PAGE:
Intuitive Surgical recently released results of a study that demonstrated the effectiveness of their da Vinci Surgical System in ventral hernia procedures. While laparoscopic and robotic-assisted surgeries are becoming more and more commonplace, hernia repairs have remained something of an outlier. The American College of Surgeon’s National Surgical Quality Improvement Program database suggests that nearly three-quarters of such procedures are still performed as open surgery.
The study found that patients who underwent robotic-assisted ventral or incisional hernia procedures had comparable or improved results in several key areas, such as intra-operative complications and surgical site infections. Patients also experienced the usual benefits of the minimally invasive approach. Approximately sixty percent of patients in the study were discharged on the same day as the procedure.
To learn more, Surgical Products conducted an email interview with the lead author of the study, Anthony M. Gonzalez, M.D., chief of surgery at Baptist Hospital, located in Miami, and general surgeon at Baptist Health’s Center for Robotic Surgery.
Though robotic-assisted and laparoscopic surgery are becoming increasingly common, the vast majority of hernia repair procedures are done via open surgery. Why do you think there’s been a slower adaptation to new technologies in this area?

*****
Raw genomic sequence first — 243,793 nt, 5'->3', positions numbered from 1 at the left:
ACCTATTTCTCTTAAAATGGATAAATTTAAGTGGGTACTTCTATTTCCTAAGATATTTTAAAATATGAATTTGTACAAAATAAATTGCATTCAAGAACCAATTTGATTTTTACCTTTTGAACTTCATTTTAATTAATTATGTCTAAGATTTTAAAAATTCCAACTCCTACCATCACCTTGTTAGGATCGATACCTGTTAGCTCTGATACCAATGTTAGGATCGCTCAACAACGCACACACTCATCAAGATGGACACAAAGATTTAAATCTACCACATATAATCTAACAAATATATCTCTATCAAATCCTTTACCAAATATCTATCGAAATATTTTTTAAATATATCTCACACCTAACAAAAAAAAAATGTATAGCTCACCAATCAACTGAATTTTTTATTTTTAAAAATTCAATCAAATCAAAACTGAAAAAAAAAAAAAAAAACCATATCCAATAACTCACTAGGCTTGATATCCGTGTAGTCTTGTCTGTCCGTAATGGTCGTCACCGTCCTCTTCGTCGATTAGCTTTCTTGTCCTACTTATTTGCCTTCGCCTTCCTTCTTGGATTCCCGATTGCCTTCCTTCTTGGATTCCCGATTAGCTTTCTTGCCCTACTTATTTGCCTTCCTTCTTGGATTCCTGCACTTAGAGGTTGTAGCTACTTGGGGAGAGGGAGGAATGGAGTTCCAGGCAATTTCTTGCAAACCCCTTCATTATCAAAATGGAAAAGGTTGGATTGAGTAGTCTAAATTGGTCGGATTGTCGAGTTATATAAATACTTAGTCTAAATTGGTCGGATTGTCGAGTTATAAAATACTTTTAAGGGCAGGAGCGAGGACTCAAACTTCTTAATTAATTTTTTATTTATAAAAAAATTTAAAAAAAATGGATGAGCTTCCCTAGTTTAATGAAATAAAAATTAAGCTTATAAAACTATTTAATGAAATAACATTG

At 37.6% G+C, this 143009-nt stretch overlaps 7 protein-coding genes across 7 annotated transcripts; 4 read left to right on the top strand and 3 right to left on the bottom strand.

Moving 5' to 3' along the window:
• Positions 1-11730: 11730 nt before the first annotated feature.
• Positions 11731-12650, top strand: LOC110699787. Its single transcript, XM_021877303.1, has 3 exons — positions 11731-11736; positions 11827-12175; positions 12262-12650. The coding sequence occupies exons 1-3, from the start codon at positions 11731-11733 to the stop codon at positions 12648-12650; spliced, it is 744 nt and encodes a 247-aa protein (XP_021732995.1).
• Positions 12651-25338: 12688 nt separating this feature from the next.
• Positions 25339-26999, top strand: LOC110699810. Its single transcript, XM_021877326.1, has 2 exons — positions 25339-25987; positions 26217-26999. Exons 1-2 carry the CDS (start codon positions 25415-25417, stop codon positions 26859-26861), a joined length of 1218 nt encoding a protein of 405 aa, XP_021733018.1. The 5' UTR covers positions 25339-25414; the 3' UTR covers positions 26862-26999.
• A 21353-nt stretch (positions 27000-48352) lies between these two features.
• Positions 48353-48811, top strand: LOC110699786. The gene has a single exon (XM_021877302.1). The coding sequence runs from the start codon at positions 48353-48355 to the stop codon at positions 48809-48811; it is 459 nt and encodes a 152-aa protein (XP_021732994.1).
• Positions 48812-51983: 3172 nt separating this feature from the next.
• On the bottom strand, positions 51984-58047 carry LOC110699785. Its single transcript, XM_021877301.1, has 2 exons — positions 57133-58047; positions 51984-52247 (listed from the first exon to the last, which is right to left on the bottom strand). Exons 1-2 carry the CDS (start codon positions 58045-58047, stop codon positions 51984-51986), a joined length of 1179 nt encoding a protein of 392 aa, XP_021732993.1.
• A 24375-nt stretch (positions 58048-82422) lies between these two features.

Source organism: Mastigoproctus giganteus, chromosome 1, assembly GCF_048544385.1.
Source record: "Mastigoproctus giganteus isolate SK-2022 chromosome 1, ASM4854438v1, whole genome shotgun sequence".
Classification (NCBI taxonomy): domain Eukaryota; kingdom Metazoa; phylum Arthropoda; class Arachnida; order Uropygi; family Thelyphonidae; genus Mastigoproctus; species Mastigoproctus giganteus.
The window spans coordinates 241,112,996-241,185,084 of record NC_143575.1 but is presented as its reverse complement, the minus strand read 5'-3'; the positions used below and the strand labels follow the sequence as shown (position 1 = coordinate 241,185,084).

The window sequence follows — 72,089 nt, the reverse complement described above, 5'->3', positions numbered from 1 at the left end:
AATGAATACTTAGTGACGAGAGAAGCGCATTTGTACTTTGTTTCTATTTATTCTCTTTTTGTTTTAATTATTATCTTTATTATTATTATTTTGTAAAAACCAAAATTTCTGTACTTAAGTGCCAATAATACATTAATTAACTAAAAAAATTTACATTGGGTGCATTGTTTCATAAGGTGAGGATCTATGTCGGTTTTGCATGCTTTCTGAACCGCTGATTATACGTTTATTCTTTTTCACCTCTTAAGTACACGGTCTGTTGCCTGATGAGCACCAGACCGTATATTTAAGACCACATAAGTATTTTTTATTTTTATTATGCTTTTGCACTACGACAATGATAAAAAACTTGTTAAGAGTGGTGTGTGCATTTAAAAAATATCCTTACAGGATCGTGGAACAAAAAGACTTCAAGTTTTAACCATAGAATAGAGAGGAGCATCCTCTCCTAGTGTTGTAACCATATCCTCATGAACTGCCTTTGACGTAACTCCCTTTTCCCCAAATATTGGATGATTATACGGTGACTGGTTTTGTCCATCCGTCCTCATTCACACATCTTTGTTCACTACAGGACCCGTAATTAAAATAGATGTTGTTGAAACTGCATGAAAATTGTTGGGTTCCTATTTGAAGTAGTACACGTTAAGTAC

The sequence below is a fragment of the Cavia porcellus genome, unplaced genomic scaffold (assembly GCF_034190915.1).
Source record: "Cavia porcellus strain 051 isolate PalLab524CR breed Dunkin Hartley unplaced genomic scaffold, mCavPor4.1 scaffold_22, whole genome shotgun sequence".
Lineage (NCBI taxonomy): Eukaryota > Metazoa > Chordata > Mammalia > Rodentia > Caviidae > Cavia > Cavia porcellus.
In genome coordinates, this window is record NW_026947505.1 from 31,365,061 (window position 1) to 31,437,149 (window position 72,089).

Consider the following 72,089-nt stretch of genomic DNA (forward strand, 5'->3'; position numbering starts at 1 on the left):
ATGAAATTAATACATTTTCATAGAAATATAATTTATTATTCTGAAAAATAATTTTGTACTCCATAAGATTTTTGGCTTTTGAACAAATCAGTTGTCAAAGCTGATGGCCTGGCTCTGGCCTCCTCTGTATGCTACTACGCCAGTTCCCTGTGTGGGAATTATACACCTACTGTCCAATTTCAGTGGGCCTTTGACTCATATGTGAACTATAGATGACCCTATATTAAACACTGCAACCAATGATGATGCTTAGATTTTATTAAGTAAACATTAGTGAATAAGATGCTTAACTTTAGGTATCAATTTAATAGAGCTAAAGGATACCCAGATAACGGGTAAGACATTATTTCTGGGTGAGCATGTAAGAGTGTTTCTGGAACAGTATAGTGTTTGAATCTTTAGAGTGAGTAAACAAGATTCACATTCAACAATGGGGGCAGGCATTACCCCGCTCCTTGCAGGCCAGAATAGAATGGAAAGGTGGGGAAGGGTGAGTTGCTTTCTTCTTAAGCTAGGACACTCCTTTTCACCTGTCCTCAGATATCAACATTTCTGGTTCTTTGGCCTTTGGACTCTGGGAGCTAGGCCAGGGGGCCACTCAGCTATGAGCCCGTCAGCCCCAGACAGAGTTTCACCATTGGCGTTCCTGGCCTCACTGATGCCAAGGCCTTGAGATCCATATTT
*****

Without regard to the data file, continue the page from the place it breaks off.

There are several reasons for this. These procedures require an advanced skill set to complete, so those trained in minimally invasive surgery are more likely to perform it. Secondly, not all ventral hernias are best treated via laparoscopy or robotic-assisted surgery. Those very small or large are best done via open surgery. Lastly, there may be limited resources in some hospitals, namely robotic-assisted technology.
What are the chief benefits that a robotic-assisted approach brings to this procedure, particularly those benefits that might be fairly unique to hernia repair?
Robotic-assisted surgery allows for closure of the hernia defect, which I have recently noticed is necessary for improved outcomes after ventral hernia repair. This was not possible laparoscopically. Secondly, mesh fixation can be done with sutures using a robotic-assisted surgical approach, which will help decrease both pain and cost as compared to surgical approaches used in laparoscopic hernia repair.
How does opting for robotic-assisted surgery in hernia repair impact patient recovery?
As mentioned above, if there is less pain, patients recover faster. In addition, the robotic-assisted approach allows more patients access to minimally invasive surgery, which has been shown to enhance recovery and reduce complications when compared to open surgery in many disciplines.